Something still didn’t feel right though. When that happens, listen to your gut. Stop and think for a while.
Can you see what it was?
Of course – the hexagons had been laid the ‘wrong’ way. I flipped them so the flat edge mirrored the barbecue shape. This also meant less fiddly cuts at either end – bonus!
When tiling, think about where tiles begin and end when deciding your layout pattern.
On a simple table like this I’d advise doing your cuts before laying, as we did below. I simply laid the middle tiles, laid the side tiles flat in place and then pencilled under the edges as the marker line, using a wet cutter to get a good cut.
Always use spacers with hexagons, never try it by eye. Never.
Another tip is to then transfer the tiles exactly as your pattern, onto a sheet next to where you’re working. This eliminates any potential for mistakes. It’s a great idea when tiling small areas such as fireplaces too, especially with complex patterns.
For ease I used a pre-mixed tile adhesive as we’ve got some more small areas of tiling to do inside. A perfectly flat piece of ply is dead easy to tile onto so you only need a thin bed of adhesive, run through with a 6mm notched adhesive trowel.
It is a good idea to prime your timber surface first to ensure the adhesive sticks properly. The accepted wisdom is now not to use watered down PVA but a proper acrylic primer. BAL do them, or Topps. They stop the surface being too porous, so are recommended for timber surfaces but also screed or concrete too.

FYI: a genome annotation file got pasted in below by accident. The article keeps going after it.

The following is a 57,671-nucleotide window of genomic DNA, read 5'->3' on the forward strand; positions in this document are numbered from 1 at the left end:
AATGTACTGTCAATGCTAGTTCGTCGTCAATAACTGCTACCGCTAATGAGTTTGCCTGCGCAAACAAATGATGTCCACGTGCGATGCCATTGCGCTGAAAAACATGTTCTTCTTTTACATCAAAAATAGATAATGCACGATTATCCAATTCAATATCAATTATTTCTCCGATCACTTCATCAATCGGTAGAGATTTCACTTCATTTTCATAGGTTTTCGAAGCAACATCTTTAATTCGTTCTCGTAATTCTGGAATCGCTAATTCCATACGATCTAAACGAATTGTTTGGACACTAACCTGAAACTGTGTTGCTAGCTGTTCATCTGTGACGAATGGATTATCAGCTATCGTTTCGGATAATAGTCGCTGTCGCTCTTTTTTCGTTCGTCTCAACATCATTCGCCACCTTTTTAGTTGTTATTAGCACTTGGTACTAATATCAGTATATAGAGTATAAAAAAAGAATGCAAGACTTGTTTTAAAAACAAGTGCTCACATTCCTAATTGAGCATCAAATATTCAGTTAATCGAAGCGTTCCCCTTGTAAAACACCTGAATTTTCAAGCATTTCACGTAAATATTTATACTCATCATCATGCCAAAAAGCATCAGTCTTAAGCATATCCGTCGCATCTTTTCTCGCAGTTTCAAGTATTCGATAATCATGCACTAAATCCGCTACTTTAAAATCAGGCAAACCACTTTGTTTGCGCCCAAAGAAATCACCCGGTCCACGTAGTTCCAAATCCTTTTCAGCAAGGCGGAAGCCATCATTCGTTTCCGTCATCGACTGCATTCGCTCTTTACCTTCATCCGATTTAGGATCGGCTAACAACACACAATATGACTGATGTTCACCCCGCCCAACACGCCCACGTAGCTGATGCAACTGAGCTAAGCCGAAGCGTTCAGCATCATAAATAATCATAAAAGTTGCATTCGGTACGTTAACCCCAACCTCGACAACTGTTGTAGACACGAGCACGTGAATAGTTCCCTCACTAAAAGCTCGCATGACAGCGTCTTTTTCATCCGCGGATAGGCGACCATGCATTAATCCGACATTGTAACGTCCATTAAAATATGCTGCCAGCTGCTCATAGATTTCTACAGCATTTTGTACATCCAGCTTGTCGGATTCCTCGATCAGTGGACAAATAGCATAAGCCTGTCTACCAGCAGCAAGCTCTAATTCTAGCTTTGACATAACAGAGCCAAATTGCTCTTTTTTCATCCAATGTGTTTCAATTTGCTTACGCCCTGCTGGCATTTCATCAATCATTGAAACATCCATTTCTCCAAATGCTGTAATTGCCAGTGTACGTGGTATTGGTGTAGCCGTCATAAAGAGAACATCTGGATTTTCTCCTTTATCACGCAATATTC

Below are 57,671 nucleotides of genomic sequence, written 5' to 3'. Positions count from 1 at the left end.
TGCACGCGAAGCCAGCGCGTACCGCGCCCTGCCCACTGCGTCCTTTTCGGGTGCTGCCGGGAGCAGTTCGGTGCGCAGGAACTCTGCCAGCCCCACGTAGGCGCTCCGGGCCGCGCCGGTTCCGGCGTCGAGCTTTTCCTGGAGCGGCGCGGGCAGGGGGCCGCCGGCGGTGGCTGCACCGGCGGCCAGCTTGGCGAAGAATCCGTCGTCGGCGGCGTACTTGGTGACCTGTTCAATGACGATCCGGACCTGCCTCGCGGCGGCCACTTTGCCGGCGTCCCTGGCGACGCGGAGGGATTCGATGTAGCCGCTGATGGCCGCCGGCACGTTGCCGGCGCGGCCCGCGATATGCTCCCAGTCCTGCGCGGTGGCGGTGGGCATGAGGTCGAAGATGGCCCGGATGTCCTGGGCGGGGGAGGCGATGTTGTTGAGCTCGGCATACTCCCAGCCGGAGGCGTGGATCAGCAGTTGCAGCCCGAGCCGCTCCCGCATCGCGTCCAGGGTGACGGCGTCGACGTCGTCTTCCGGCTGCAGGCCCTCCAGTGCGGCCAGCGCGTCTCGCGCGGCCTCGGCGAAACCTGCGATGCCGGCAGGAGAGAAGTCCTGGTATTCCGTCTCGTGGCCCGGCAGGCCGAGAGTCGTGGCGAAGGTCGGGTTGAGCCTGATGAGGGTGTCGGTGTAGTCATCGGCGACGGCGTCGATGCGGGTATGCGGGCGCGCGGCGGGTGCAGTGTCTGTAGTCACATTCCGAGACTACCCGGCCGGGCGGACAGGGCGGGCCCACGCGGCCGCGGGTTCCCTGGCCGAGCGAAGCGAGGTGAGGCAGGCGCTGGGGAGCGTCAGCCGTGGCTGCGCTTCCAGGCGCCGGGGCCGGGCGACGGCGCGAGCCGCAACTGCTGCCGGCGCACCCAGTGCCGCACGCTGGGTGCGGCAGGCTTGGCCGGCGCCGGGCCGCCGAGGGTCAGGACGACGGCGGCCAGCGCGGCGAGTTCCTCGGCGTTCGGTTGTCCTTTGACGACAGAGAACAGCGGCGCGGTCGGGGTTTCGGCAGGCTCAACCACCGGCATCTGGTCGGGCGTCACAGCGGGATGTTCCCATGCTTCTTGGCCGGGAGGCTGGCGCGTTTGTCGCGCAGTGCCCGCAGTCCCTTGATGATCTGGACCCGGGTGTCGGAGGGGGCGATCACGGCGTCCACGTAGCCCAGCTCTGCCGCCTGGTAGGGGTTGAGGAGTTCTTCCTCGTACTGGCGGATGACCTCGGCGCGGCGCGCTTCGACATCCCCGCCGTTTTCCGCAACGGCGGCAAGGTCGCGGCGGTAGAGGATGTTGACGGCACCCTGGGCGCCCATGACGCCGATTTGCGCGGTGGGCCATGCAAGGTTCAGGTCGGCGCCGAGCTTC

Ooooo, I nearly forgot. So that the terrace based birch doesn’t sit on wet tiles in the winter, we popped rubber door stops on the bottom of the legs to elevate them. They kinda float but you can’t really tell unless you look closely. Whenever you’re making something with timber outdoors, always consider if it’s in regular contact with water, cause if so, it needs protecting somehow. Wood’s fine outside when it’s still ‘alive’ and growing but once chopped down there are no natural oils being produced to protect it, so it quickly rots.
Now the planting is in below the legs look like they’ve always been there. The white lavender will spill out from under the table and give off a heady scent when brushed against by people using the table. I’ll need to keep the lilac tree in check as they can grow quite large, but I want a willowy, slender tree framing the table eventually, with gorgeous perfumed blooms in Spring.
The tiles were grouted with basic sand and cement for strength, but you could use external grout. We’re also going to get a 90* steel angle bead to frame the whole table and protect the edges, but for now, this will do just fine.
All made from left over materials and bits ‘n’ pieces saved from the skip – I love it 🙂 This baby’s going to get a LOT of use this summer!!